You know, I even remember-I’m really going deep cut for y’all-I remember getting the Disney sing-a-long songs, which came out before the movie., where they just had “Kiss The Girl” and “Under The Sea”.  And then nautical themed Disney movies throughout time.  So I know all the words to “Whale of a Tale” from 20,000 Leagues Under The Sea, because it was on my Little Mermaid sing-a-long songs.  So it’s sort of that level obsession.  And really, I think because of that, Sebastian the Crab, that song was unlike any other Disney tune I heard.  I was like, “That has a Caribbean rhythm to it.  I’m from the Caribbean!” And it just felt like, “Oh, you can go anywhere!” And I think, probably, my desire to sort of start writing stuff, I think, began with that movie.

It just so happens that his son’s name is Sebastian. So we asked about that too! 😉 

It is a nod to that.  It’s not the only reason. I don’t think my wife would let that fly.  It’s mainly my son’s name because Sebastian’s one of the great bilingual names.  Like, Sebastian, en Español, is a bad ass name. But it, it helps that I already had great affection for the name since my youth.

It feels like we could have chatted with him ALL day. He was so cool – so down-to-earth, SUCH a Disney nerd! I LOVED every minute. And, just when we thought it couldn’t get any cooler, he said he wanted a picture – OF US!!!!!! And then he tweeted it out!!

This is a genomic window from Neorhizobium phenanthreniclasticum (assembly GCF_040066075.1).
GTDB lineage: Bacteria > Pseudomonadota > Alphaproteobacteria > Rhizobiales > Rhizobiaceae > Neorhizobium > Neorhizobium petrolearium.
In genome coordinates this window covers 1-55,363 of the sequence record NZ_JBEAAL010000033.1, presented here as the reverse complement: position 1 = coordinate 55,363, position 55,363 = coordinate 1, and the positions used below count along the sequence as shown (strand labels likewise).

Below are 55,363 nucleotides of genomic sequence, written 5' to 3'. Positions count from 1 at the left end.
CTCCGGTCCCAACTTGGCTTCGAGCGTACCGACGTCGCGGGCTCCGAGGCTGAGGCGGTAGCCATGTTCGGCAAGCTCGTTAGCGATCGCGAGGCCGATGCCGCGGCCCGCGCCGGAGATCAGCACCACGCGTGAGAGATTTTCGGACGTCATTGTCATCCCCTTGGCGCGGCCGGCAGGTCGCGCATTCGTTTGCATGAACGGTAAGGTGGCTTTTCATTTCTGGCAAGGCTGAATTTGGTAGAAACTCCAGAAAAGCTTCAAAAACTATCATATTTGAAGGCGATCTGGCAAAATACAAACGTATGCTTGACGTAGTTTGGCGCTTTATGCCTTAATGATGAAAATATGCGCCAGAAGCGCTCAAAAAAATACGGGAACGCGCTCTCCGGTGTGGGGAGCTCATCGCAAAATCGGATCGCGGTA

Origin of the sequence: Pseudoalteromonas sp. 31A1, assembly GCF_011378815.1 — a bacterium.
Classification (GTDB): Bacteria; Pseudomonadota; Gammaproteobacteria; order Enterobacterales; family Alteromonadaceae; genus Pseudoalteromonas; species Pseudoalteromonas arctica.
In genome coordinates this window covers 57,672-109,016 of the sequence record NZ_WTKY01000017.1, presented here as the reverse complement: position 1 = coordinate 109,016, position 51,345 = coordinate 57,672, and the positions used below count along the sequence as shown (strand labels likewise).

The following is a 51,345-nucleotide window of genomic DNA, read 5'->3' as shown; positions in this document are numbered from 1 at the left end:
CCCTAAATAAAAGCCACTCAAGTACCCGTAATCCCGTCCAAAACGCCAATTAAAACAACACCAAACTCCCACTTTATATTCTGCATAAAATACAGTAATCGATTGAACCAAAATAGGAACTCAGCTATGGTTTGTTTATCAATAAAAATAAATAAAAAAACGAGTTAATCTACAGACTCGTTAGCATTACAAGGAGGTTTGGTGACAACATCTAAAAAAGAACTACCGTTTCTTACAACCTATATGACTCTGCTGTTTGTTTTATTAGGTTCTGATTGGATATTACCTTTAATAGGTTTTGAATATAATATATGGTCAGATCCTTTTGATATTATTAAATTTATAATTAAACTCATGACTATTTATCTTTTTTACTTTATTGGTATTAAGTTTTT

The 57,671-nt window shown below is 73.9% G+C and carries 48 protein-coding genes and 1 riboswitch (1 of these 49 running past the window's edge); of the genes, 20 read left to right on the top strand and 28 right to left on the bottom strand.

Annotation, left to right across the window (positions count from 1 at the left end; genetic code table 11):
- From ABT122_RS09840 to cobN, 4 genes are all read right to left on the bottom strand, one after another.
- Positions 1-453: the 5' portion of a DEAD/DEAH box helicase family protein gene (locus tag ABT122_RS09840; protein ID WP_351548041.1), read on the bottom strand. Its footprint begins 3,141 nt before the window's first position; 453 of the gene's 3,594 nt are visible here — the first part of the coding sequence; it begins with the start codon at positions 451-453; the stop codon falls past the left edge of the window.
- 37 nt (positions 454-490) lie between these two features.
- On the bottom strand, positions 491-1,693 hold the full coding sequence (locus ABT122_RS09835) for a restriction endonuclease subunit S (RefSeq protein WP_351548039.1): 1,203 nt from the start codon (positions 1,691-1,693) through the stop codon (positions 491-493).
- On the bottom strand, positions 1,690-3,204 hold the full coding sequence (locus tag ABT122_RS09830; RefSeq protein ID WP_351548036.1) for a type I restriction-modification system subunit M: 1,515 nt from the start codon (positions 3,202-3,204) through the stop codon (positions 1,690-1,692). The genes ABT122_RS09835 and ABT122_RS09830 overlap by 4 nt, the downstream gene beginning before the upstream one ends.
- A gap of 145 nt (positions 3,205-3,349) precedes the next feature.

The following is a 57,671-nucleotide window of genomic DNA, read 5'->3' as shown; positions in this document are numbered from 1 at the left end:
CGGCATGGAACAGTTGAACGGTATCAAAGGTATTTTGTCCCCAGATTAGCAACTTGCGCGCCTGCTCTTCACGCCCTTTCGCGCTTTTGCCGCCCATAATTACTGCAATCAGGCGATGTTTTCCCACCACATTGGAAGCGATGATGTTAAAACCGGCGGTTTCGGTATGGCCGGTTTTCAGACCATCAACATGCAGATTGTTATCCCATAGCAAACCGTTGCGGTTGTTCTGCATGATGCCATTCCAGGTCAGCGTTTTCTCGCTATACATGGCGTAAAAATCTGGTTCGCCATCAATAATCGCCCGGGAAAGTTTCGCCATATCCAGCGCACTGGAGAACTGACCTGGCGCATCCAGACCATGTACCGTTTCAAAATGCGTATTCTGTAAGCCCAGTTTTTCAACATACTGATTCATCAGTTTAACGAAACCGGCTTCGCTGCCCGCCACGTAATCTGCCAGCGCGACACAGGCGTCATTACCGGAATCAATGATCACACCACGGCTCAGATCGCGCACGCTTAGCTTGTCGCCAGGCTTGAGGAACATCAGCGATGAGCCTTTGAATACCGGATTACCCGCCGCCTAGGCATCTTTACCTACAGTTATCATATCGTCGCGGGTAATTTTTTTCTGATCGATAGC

Thanks, guys. I gotta take a picture of this, ‘cause it’s really like, just too much love in one room. Alright, say hi to Twitter!

lin-manuel-mirandas-tweetAhhhhhhhhh! SO much fun! I’m all the way al the end – directly opposite of him, with the jazz-hands! 😉 Then we all had to take a photo with him. Such a great guy and great interview! lin-manuel-group

So go listen to Lin-Manuel Miranda’s awesome music when MOANA when it sails into theaters on Nov. 23rd!!!! And, just go ahead and buy the soundtrack – it’s SOOoooo good!!!! 


Moana Poster

Three thousand years ago, the greatest sailors in the world voyaged across the vast Pacific, discovering the many islands of Oceania. But then, for a millennium, their voyages stopped – and no one knows exactly why. From Walt Disney Animation Studios comes “Moana,” a sweeping, CG-animated feature film about an adventurous teenager who sails out on a daring mission to save her people. During her journey, Moana (voice of Auli‘i Cravalho) meets the mighty demigod Maui (voice of Dwayne Johnson), who guides her in her quest to become a master wayfinder. Together, they sail across the open ocean on an action-packed voyage, encountering enormous monsters and impossible odds, and along the way, Moana fulfills the ancient quest of her ancestors and discovers the one thing she’s always sought: her own identity.

Disclaimer: I was invited and hosted by Disney the #MoanaEvent as part of an all-expenses paid press trip. As always, all opinions and love of Disney are entirely my own. Photos used in the post are courtesy of Disney and  Louise Bishop/MomStart.com.